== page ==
Etymology
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Words related to pragmatic

pragmatical (adj.)

1540s, "pertaining to material interests of a state or community;" 1590s, "concerned with practical results," from Latin pragmaticus (see pragmatic) + -al (1). Often in a bad sense 17c.-18c.: "unduly busy over the affairs of others, characterized by officiousness, intrusive" (1610s); "busy over trifles, self-important" (1704). Related: Pragmatically; pragmaticalness.

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practical (adj.)

early 15c., practicale "of or pertaining to matters of action, practice, or use; applied," with -al (1) + earlier practic (adj.) "dealing with practical matters, applied, not merely theoretical" (early 15c.) or practic (n.) "method, practice, use" (late 14c.).

In some cases directly from Old French practique (adj.) "fit for action," earlier pratique (13c.) and Medieval Latin practicalis, from Late Latin practicus "practical, active," from Greek praktikos "fit for action, fit for business; business-like, practical; active, effective, vigorous," from praktos "done; to be done," verbal adjective of prassein (Attic prattein) "to do, act, effect, accomplish; come to an end, succeed," literally "to pass through, travel," from PIE *per(h)- "go through, cross," an enlargement of the root *per- (2) "to lead, pass over."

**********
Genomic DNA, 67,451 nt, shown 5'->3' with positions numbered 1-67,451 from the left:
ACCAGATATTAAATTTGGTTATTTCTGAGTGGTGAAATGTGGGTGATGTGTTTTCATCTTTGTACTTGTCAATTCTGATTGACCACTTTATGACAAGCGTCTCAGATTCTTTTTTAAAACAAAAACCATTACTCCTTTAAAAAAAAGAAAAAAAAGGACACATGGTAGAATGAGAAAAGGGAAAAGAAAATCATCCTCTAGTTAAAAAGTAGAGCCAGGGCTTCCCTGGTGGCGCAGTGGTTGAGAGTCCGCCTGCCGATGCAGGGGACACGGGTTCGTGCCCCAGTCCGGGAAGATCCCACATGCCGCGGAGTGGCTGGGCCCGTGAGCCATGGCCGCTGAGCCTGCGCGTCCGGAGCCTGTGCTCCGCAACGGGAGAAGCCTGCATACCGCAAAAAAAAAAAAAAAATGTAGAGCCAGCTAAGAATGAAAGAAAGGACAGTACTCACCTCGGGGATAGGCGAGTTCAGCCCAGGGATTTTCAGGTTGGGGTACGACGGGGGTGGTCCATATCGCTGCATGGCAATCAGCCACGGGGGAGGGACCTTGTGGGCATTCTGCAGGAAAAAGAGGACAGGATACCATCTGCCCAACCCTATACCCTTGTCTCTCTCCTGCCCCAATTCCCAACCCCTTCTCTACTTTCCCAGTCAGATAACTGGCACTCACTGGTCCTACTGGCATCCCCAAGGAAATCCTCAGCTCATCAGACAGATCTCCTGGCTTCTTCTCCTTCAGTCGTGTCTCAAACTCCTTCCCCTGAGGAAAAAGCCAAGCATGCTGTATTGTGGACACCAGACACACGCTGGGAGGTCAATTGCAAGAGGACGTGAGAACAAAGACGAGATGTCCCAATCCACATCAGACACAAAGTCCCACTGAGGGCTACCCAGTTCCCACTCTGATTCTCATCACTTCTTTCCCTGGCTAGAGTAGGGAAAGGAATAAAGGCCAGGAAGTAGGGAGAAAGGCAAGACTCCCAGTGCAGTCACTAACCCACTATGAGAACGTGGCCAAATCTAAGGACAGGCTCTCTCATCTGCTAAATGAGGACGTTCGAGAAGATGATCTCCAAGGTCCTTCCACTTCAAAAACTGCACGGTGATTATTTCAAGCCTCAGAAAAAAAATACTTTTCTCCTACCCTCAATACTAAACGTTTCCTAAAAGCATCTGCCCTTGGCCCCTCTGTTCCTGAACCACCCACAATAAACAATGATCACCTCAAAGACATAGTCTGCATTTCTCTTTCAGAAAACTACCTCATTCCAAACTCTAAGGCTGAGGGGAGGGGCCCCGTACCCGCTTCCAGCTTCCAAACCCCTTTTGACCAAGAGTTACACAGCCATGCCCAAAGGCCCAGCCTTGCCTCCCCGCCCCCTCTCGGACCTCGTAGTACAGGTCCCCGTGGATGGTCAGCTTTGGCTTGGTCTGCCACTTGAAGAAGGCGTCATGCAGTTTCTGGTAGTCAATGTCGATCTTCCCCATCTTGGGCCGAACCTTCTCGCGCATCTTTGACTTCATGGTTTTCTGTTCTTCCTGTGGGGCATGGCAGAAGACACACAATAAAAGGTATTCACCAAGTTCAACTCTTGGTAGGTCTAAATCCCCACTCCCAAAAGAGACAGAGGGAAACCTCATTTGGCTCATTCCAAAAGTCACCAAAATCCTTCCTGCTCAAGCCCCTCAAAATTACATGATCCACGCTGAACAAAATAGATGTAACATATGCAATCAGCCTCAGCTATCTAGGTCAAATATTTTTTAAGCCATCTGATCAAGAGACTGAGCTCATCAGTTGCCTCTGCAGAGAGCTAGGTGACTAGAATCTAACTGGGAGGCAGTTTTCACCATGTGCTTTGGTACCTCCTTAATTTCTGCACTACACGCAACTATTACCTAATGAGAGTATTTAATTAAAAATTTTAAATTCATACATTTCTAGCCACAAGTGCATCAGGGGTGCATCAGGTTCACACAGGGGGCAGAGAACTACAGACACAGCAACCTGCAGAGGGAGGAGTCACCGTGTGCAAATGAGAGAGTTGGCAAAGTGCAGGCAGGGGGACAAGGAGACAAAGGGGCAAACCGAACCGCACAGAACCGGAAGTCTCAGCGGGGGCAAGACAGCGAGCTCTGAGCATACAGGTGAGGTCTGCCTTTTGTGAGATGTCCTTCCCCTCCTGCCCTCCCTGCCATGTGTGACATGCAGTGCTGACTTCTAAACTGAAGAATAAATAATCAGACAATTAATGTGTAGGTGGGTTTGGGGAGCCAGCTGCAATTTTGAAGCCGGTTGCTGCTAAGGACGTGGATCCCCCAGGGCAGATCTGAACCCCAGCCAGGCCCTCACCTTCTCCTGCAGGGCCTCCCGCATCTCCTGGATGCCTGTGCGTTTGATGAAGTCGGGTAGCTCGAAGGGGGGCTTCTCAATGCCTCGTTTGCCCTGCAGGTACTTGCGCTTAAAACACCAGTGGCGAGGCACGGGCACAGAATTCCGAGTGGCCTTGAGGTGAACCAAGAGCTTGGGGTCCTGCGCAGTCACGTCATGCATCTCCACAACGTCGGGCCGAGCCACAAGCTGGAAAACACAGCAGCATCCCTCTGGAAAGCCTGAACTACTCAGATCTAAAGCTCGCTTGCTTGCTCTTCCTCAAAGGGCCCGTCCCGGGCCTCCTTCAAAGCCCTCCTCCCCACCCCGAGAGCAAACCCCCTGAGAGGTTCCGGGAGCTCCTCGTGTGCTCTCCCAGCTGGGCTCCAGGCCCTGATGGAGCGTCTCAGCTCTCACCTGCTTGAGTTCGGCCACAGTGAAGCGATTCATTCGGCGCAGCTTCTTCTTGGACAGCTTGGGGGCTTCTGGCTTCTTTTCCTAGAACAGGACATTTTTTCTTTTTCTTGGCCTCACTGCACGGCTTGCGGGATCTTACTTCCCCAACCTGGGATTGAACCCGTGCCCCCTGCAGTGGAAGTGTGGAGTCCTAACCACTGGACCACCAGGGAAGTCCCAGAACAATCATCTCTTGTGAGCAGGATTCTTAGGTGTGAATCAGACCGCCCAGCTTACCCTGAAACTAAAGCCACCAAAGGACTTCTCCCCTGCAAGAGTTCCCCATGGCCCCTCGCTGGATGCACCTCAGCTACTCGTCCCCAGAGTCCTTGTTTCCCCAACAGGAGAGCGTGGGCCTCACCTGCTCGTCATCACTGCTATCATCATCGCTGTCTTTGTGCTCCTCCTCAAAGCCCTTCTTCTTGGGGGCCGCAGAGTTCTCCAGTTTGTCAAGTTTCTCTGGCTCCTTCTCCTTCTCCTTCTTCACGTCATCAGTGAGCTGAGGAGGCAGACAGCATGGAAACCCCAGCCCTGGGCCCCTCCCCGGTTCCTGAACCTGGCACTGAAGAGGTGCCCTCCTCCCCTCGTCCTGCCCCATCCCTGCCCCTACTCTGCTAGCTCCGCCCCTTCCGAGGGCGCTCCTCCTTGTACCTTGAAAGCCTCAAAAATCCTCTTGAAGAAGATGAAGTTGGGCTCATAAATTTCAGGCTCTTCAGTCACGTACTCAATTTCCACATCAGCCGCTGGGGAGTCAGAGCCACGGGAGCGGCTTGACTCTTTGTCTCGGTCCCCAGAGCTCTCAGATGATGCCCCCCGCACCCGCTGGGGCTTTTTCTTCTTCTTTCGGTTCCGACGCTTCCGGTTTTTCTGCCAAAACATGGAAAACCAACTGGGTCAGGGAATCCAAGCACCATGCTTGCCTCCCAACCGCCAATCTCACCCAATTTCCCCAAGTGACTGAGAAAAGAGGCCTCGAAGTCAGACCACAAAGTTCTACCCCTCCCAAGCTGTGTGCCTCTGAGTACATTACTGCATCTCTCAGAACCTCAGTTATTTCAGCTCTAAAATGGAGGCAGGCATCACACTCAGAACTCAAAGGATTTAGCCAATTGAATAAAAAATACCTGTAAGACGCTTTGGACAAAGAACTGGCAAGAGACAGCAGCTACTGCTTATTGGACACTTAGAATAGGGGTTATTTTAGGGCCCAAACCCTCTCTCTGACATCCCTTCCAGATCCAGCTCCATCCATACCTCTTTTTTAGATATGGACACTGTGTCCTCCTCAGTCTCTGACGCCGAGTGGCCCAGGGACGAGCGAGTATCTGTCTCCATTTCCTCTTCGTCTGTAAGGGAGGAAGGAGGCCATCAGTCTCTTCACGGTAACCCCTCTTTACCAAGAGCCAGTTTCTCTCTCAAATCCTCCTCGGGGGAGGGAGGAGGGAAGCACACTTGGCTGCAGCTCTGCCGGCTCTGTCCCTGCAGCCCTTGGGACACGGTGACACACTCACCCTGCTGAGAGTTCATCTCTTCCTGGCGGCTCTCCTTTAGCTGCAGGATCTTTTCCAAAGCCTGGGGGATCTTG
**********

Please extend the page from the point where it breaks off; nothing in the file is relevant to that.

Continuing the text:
Of persons, in reference to skills or occupations, "whose knowledge is derived from practice rather than theory," 1660s. The noun meaning "examination or lesson devoted to practice in a subject" is by 1934. Practical joke "trick played on someone for the sake of annoying him and raising a laugh at his expense" is from 1771 on the notion of "a jest carried into action" (earlier handicraft joke, 1741).

pragmaticism (n.)

1865, "officiousness," from pragmatic + -ism. From 1905 as a term in philosophy by American philosopher C.S. Peirce (1839-1914) in reference to the doctrine that abstract concepts must be understood in terms of their practical implications; coined to distinguish his philosophy from pragmatism.

pragmatism (n.)

1825, "matter-of-fact treatment," from Greek pragmat-, stem of pragma "that which has been done" (see pragmatic) + -ism. As a philosophical doctrine, by 1898, said to be from 1870s; probably from German Pragmatismus. As a name for a political theory, from 1951. Related: Pragmatist (1630s as "busybody;" 1892 as "adherent of a pragmatic philosophy").